I believe there is much Milwaukee could stand to learn in terms of how to deal with the gun violence here. I disagree with “doubling down” on police officers in perceived higher crime areas. I suggest doubling down on the community to pick up the slack: policing themselves more seriously and taking it upon themselves to actively make their communities safer, rather than relying on the officers while simultaneously distrusting them.
If the community was policing itself to a higher degree, the community itself could work with the law enforcement since they inherently know their neighborhoods, streets and blocks better than the officers. The community knows itself better than any other outside agency. They know the people.
They know who the few “bad apples” are too. That is a core part of the problem as well. If we know who these few people are that are giving the community a bad rap then why do we NOT turn them in? If we know how bad gun violence is to our communities why aren’t more people taking the initiative to end this war zone we have in Milwaukee?
I am not advocating for “no police” or for “open carry” or any of that. I just want to see more community/street/block level efforts to end this. The communities must also understand communication pipelines will always be necessary with officers. Let us be realistic in knowing that. We can continue efforts to reform the police but we can help reduce police violence as well by reducing crime in our own communities. That would allow neighborhoods to have fewer officers patrolling, less subsequent contact and less chance for a harmful encounter to occur.
We must utilize their services, while holding them accountable to a higher extent due to their perceived authority/ethics; police ourselves and quit just hushing up when we see something wrong. We talk about wanting to solve these issues but then we do nothing to actually prevent them. If we can effectively act on reducing the violence and the crime within our communities themselves, why aren’t we?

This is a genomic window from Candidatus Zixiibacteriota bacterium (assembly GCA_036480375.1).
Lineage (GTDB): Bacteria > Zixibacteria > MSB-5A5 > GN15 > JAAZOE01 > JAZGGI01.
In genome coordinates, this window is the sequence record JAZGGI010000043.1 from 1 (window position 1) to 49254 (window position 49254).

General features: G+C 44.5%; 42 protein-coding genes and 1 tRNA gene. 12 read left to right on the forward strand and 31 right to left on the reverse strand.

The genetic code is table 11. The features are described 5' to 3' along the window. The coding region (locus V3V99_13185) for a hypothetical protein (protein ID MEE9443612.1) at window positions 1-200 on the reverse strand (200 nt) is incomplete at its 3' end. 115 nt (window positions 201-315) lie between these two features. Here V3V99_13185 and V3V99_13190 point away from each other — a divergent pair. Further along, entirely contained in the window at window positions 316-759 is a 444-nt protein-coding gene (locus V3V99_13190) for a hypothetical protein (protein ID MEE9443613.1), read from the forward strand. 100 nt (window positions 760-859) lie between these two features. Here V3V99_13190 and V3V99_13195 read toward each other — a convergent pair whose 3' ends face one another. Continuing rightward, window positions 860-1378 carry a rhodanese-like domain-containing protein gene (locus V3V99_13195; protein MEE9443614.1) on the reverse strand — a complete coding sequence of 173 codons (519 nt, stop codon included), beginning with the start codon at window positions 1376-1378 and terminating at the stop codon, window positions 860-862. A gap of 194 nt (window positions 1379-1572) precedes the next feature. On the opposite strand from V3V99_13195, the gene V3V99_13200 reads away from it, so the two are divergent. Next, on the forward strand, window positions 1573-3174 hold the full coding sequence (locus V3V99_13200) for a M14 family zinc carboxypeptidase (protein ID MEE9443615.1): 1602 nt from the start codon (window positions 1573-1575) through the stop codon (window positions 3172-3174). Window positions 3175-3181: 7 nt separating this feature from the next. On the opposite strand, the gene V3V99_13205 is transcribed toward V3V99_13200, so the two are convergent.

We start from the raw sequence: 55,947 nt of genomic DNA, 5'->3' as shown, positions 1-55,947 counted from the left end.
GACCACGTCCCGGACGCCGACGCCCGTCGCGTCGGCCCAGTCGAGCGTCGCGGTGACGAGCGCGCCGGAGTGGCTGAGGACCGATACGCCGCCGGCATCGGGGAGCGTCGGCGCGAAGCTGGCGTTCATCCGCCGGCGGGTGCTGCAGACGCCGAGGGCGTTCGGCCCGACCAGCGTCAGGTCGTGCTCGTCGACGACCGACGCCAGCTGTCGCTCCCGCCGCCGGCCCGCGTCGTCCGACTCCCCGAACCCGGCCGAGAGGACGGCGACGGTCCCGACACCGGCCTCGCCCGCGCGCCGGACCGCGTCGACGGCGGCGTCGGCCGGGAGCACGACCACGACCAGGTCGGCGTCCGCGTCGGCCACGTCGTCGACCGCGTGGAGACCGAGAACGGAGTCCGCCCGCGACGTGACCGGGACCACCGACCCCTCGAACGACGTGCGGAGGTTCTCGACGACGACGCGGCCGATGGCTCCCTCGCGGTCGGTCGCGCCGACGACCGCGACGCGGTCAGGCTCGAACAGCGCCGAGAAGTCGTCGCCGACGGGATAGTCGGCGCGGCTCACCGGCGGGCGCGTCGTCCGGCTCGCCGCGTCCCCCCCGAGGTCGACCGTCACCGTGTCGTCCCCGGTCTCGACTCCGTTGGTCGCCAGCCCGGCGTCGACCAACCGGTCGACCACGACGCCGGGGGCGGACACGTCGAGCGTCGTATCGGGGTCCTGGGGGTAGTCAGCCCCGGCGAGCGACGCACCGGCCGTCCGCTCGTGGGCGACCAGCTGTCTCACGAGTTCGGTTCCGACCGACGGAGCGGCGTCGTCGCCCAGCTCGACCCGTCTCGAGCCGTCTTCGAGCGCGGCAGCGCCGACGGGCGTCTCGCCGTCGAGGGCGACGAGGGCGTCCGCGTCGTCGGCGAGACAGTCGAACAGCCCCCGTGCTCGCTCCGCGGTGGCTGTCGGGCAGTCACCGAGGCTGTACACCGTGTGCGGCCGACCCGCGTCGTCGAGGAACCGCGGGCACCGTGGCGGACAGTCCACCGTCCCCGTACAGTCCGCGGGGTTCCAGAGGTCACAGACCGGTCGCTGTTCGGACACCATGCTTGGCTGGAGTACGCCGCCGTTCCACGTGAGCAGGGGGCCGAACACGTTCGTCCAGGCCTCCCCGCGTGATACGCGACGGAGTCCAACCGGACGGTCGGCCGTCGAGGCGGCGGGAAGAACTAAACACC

Cameras on phones aren’t only capable of stopping police violence and starting a dialogue from the negative footage they can catch. We should also be utilizing phones to call out all injustices we see and let the public and the authorities decide whether or not a crime has occurred. We should be recording the instances of violence we see and sharing them with authorities in an attempt to make sure the violence isn’t perpetuated. Use our phones, cameras and access to technology to help reduce the negative issues plaguing Milwaukee.
We must also realize that the violence is increased in certain neighborhoods not only due to the historic racial disparity of Wisconsin and of Milwaukee, but as a direct result of poverty. When there is low employment, crime increases. Violence occurs. Unfortunately people perish. But when politicians decide to put the squeeze on social programs meant to uplift the community —not just financially but culturally—they are directly adding to the violence.
We live here, and many of these politicians no longer do. So we need to hold them just as accountable as we would the police or the members of our community. When they fail us we need to shine a light on their faults and demand positive changes and outcomes. We can no longer just sit out and watch what is occurring in the political arena from the sidelines. We must wage war for justice simultaneously, swiftly and with solidarity. We must not shy away from what is necessary to take back our communities.
We cannot reduce the violence with half-hearted efforts by the community OR politicians. We cannot reduce the violence on only the block and street level OR the committee hearings and proceedings. We must all take it upon ourselves to combat the root causes of the violence. We must take it upon ourselves to fight for justice on both the micro-level and the macro-level, and the spectrum between both. The battle to cure gun violence and other violence lies within ourselves, our communities, our local, state and national government. If we want change we have to be the change, now. Stop waiting for someone else to end the violence in Milwaukee.
If we want our neighborhoods to regain their old glory, and our children to have a better Milwaukee to live in tomorrow, we must act today.
- What’s missing in Chief Flynn’s data-driven policing? - October 23, 2017
- Community-level solution to violence - June 8, 2015